2. Tap with a hammer. Jarring the nut can break its bond to the bolt. To make sure you hit the nut itself and not the surrounding threads, place a center punch on the nut and strike the punch with a hammer.

3. Apply heat. Metal expands slightly when hot, which may be enough to crack the nut free. You can do this with a hair dryer, heat gun, or propane torch. (If using an open flame within 12 inches of anything flammable, shield it with a flame-resistant fabric.) Try to turn the nut...

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Subsections herein are provided as links, as follows -

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Purpose of This Treatise

As we will discuss below, there are two schools of thought regarding the aircooled VW heating system: 1) it isn't worth a damn, and 2) it is adequate and can be made to work well. The purpose of this treatise is to explore the latter premise. It is motivated by my own experience (and frustrations!) with the VW heating system.

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Two Schools of Thought

As we indicated at the outset, there are two schools of thought regarding the VW heating system: the first and most common is that it isn't worth a damn; the second is that is adequate and can be made to work well. Following are some comments on these opposing views:

The VW Heating System Isn't Worth a Damn.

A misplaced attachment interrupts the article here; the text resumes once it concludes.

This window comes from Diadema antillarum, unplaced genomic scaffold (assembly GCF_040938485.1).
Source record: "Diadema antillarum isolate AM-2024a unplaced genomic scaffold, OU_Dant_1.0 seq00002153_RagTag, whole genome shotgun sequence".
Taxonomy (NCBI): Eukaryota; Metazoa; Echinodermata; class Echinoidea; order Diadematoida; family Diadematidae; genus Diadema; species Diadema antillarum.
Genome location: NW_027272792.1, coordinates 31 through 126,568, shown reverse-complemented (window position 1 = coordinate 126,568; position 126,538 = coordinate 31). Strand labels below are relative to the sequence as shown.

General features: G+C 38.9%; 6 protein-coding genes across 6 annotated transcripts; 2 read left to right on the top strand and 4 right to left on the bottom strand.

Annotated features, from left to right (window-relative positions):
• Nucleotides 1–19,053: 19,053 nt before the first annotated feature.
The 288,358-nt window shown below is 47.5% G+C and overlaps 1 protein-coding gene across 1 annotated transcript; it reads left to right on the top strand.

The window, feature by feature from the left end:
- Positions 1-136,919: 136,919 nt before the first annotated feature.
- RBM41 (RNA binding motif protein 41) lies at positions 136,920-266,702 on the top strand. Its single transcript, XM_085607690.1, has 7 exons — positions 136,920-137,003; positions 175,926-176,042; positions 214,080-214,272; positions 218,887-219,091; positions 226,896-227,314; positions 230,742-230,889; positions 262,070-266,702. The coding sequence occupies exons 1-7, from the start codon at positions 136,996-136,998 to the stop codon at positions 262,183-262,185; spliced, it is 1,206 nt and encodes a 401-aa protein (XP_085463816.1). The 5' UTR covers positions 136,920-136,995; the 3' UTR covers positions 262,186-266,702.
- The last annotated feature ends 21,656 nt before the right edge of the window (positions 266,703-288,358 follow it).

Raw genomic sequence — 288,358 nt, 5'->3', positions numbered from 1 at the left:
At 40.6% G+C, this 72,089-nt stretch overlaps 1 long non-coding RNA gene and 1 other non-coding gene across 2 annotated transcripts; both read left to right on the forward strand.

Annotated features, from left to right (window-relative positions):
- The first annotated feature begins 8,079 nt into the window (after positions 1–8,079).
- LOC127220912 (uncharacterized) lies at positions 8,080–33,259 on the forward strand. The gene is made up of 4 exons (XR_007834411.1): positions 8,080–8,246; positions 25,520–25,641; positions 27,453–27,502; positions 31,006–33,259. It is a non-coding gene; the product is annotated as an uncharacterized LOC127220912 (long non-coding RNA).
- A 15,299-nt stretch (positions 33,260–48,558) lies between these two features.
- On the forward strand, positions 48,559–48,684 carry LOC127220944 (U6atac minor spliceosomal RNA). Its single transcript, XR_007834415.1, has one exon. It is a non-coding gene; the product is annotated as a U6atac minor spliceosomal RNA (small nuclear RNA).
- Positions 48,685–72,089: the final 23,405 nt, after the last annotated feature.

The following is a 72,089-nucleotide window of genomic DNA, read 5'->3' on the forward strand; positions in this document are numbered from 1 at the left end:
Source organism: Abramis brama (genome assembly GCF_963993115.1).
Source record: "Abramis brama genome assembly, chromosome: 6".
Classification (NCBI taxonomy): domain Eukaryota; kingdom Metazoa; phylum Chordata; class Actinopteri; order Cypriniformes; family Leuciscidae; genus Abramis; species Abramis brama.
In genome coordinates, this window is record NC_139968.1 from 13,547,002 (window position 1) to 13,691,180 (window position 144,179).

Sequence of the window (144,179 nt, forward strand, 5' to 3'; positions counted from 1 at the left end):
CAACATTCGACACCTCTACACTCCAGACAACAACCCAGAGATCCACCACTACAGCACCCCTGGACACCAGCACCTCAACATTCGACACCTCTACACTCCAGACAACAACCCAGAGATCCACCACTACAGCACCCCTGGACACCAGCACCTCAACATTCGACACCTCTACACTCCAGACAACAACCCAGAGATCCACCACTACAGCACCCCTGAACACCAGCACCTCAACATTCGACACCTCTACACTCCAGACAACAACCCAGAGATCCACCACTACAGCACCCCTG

Most people's view of the VW heating system: You are cold in the winter; your girlfriend/wife doesn't want to ride in "that" car; you are no longer amused by the ice crystals that form on the inside...

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Presented below is a glossary of terminology on topics related to nuts and bolts, threaded fasteners and tightening techniques. If you have any questions about any of the content or you think we've missed something why not send us an Email on the topic.

A | B | C | D | E | F | G | H | I | J | K | L | M | N | O | P | Q | R | S | T | U | V | W | X | Y | Z

We have a web site dedicated to training, have a look at

www.bolting.info

- for additional information on bolting technology.

ACORN NUT A nut (so-called because of its shape) that has a domed top so that it prevents contact with the external thread. AEROTIGHT NUT A torque prevailing nut of all metal...
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Microfiche and Parts Sources
http://www.yamaha-motor.com/products/categories/2/mcy/yamaha_motorcycles.aspx